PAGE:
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Police: Drag Racing Led To Deadly Crash Into Oil Pipeline

UPDATED 03/05/12 4:04 p.m.

NEW LENOX TOWNSHIP, Ill. (CBS) -- Police said Monday that the drivers of two vehicles were drag racing when they crashed through a fence and slammed into an oil pipeline over the weekend, sparking a fire that killed two people.

A Ford Mustang and a sport-utility vehicle were speeding side-by-side down a desolate street early Saturday when they went through a chain-link fence at a dead end and crashed into an oil pipeline, causing a fire, officials said.

The two men in the Mustang, who have been identified as Zachary Orel and Bart Lenz, perished in the blaze.

At 2:05 a.m. Saturday, Will County Sheriff's police and New Lenox firefighters responded to the explosion of an Enbridge Energy pipeline in an industrial park east of Schoolhouse Road and south of Old Plank Road Trail, reports said.

The Ford Mustang, which had two people inside, and the SUV, which had three occupants, were apparently side by side when they went through the fence and traveled approximately 125 feet onto the property before striking the pipeline, igniting the crude oil inside.

A worker said the impact with the pipe appeared to have "sheared off" the top of the Mustang.

The two people in the Mustang died in the crash. One of the fatalities has been identified as Zachary Orel, 25, a rookie Posen firefighter. The other was identified as New Lenox resident Bart Lenz.

Zachary Orel
Posen firefighter Zachary Orel was killed when a vehicle struck an oil pipeline in New Lenox early on March 3, 2012. (Family Photo)

The pipeline was reportedly burning until 5 a.m. Saturday The crude oil leak was capped at 8 a.m., said Rich Adams, vice president of U.S. operations for Enbridge Energy Company.

"When you hit a liquid fuel line, usually it's not very good. They can ignite and there was ignition," New Lenox Fire Protection District Chief Jon Mead said.

As WBBM Newsradio's Regine Schlesinger reports, Larry Springer of Enbridge Energy says crews are working on the around the clock to fix the pipeline.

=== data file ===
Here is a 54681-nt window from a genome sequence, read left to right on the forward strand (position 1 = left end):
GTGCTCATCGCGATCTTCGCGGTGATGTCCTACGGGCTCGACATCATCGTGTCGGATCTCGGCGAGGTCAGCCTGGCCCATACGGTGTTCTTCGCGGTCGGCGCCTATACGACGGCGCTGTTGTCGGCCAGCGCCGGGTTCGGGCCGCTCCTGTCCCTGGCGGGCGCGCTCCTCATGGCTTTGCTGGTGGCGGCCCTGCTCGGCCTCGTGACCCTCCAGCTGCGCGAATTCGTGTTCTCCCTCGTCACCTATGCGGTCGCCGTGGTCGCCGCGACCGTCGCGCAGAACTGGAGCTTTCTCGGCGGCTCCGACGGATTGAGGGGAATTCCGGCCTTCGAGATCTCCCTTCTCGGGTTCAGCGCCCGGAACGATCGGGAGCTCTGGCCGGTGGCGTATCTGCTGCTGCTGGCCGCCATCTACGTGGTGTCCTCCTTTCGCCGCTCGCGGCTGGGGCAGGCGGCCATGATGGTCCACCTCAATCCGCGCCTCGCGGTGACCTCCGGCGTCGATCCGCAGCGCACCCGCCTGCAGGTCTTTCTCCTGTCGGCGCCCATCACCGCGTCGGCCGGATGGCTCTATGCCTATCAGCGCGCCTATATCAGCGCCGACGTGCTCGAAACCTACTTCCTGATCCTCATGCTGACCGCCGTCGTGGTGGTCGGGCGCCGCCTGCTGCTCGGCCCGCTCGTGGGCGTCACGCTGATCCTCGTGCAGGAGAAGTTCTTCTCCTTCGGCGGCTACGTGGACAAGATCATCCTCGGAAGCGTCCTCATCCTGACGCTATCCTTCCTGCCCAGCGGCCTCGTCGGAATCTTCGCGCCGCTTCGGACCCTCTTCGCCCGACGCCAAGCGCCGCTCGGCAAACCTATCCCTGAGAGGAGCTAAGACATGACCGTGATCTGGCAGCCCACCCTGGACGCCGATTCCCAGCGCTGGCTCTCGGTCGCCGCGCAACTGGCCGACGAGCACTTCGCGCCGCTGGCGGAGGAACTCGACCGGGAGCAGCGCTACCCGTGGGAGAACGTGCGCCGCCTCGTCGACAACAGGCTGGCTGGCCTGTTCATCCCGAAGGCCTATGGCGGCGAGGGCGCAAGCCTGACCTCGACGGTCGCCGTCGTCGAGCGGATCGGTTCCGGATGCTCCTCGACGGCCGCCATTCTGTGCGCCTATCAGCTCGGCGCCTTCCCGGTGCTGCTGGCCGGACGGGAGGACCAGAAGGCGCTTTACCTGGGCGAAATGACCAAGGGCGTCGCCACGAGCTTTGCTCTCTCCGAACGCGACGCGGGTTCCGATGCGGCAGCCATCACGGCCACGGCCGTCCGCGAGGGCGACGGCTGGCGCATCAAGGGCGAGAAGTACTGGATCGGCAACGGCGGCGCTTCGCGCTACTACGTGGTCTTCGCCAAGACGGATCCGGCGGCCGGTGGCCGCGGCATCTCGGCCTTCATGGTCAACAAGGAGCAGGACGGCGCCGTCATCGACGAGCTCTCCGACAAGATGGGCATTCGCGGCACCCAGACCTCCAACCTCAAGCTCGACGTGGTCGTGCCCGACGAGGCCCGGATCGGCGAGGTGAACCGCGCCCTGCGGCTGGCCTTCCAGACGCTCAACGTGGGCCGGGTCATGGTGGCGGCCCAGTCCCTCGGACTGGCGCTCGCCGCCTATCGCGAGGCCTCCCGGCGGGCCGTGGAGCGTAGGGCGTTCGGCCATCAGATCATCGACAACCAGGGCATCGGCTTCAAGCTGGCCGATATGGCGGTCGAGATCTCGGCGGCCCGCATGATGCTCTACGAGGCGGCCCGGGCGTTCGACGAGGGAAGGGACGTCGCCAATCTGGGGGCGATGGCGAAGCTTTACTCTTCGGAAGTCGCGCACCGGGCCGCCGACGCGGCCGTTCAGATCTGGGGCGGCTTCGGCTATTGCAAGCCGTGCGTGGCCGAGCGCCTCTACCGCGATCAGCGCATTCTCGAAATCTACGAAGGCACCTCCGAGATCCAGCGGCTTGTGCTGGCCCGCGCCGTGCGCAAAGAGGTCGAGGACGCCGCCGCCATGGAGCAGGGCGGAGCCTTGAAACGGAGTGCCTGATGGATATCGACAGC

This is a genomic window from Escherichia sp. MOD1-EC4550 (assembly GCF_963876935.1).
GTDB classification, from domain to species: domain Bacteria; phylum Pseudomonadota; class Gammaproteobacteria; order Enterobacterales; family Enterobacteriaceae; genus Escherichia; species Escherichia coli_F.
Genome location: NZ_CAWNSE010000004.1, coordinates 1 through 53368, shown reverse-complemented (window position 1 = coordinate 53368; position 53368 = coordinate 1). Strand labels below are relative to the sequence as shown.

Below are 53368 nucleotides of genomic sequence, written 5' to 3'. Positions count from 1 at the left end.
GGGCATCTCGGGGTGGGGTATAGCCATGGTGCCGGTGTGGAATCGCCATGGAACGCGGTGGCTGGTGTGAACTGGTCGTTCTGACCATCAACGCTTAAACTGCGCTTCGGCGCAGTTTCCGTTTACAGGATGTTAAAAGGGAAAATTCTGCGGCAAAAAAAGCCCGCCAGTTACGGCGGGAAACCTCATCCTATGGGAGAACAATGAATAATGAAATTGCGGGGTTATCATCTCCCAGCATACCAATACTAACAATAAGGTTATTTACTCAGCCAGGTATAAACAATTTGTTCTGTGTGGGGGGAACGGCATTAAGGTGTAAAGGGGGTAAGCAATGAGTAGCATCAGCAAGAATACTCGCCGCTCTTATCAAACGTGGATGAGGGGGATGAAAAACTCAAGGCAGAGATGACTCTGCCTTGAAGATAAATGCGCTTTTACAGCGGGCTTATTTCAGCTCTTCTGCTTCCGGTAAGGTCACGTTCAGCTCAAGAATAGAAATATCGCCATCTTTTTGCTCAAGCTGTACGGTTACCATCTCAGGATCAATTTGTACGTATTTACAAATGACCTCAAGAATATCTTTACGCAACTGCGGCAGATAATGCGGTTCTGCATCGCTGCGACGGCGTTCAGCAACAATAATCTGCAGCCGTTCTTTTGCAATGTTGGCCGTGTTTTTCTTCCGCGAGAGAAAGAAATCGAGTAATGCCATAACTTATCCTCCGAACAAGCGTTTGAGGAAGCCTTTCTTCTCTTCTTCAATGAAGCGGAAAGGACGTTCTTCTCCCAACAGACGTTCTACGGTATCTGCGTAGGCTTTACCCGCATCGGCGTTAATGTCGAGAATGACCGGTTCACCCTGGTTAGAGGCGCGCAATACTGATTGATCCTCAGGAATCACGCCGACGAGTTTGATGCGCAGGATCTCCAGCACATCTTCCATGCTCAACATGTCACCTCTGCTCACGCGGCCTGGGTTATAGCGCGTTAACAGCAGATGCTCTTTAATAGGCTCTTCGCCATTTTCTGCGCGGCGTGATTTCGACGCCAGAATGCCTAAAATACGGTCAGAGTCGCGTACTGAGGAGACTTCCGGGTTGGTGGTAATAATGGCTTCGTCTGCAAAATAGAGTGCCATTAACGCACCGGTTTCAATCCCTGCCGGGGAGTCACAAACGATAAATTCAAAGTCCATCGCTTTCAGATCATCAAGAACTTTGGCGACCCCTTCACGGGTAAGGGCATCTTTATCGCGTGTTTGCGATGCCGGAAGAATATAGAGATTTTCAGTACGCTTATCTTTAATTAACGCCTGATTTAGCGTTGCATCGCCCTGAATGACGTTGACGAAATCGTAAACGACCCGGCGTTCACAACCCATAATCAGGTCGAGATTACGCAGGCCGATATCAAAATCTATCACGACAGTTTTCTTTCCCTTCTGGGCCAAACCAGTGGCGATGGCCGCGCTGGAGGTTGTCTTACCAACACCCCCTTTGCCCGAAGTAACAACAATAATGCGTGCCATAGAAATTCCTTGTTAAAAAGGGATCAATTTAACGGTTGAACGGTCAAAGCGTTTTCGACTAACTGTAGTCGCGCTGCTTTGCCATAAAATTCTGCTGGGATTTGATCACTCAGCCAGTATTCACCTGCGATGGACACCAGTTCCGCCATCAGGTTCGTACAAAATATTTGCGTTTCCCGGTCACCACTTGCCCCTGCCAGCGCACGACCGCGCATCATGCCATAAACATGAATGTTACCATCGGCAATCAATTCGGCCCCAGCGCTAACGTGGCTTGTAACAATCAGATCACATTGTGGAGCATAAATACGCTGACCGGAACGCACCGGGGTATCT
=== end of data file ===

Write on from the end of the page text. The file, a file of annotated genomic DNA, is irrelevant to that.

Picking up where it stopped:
"Removing any contaminated soil that is around and that has to be properly disposed of," Springer said, "and once we have the pipeline exposed where we can work on it, then we have to see what the damage was and apply the proper repair techniques."

LISTEN: WBBM Newsradio's Regine Schlesinger reports


A leak at Enbridge's Romeoville pipeline in 2010 led to a spike in Chicago area gas prices. It is unclear whether that will happen again this time. The company hopes one of the damaged pipelines will be fixed by Wednesday and the other, by Thursday.

Following the accident, firefighters rushed three men to Silver Cross Hospital in Joliet for treatment, Mead said.

Two men were soon transferred to the burn unit at Loyola University Medical Center in Maywood, New Lenox police Chief Bob Sterba said. One man was so badly injured, he was airlifted via helicopter, he said.

The five men are all were their 20s and reside in New Lenox, Sterba said.

"This is horrible, horrible, horrible," Sterba said. Added Posen Mayor Donald Schupek: "I'm sorry that it's such a waste of young life."

The two passengers of the Trailblazer, Patrick T. Hall, 22, and William R. Monreal, 20, reportedly told Will County Sheriff's police the driver, Michael G. Piersman, 21, was knocked unconscious, but they were able to get him from the SUV and pull him to safety, sheriff's spokeswoman Kathy Hoffmeyer said.

"As the fire spread, the three ran to the corners of the fenced-in area. Two were able to climb out at one corner and the third man climbed the fence at another corner as a New Lenox officer and a deputy arrived on the scene," Hoffmeyer said.

Reports said Piersman and Monreal suffered "severe burns from the waist down."

All three were taken to Silver Cross Hospital.

At the hospital, the surviving victims told police the group of five men had been out drinking at a nearby bar, before deciding to race their vehicles, reports said.

New Lenox police officer Eric Etchison was at Schoolhouse and Laraway roads, about a half-mile from the accident, when he saw the flames and rushed to the scene, Sterba said.

Etchison was the first emergency responder on the scene and "did a great job" helping three men get out of the fenced-in area, Sterba said.

However, he was unable to reach the two men in the other car due to "significant flames," Sterba said.

"He certainly was quite frustrated because the other car, the flames and heat were so intense, he couldn't get near it," Sterba said.

New Lenox Mayor Tim Baldermann said he knew two of the victims through his son, and played basketball with the men last summer. He declined to name the victims because he was not sure if their families had been notified.

"What a terrible accident. We feel badly for the families and the victims," Baldermann said.

Orel's brother-in-law, Brandon Vainowski, called him "an amazing man who lived life for everything that it was worth."

The SouthtownStar and the Chicago Sun-Times contributed to this report, via the Sun-Times Media Wire.

(Source: Sun-Times Media Wire © Chicago Sun-Times 2012. All Rights Reserved. This material may not be published, broadcast, rewritten, or redistributed.)

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